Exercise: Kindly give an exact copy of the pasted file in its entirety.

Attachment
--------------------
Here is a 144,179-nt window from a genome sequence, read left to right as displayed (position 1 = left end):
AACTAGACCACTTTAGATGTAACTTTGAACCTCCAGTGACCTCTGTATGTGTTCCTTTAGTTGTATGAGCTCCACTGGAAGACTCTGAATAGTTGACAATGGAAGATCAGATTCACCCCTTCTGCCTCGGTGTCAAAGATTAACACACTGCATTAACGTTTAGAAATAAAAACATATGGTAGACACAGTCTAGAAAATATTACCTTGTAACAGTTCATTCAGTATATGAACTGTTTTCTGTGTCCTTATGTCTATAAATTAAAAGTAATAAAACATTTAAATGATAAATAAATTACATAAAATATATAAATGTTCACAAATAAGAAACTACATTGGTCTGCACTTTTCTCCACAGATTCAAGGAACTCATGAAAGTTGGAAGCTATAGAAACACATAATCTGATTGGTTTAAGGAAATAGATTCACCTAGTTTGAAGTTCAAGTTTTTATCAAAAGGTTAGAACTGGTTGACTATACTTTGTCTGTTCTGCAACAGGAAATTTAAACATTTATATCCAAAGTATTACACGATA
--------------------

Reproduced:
Here is a 144,179-nt window from a genome sequence, read left to right as displayed (position 1 = left end):
AACTAGACCACTTTAGATGTAACTTTGAACCTCCAGTGACCTCTGTATGTGTTCCTTTAGTTGTATGAGCTCCACTGGAAGACTCTGAATAGTTGACAATGGAAGATCAGATTCACCCCTTCTGCCTCGGTGTCAAAGATTAACACACTGCATTAACGTTTAGAAATAAAAACATATGGTAGACACAGTCTAGAAAATATTACCTTGTAACAGTTCATTCAGTATATGAACTGTTTTCTGTGTCCTTATGTCTATAAATTAAAAGTAATAAAACATTTAAATGATAAATAAATTACATAAAATATATAAATGTTCACAAATAAGAAACTACATTGGTCTGCACTTTTCTCCACAGATTCAAGGAACTCATGAAAGTTGGAAGCTATAGAAACACATAATCTGATTGGTTTAAGGAAATAGATTCACCTAGTTTGAAGTTCAAGTTTTTATCAAAAGGTTAGAACTGGTTGACTATACTTTGTCTGTTCTGCAACAGGAAATTTAAACATTTATATCCAAAGTATTACACGATA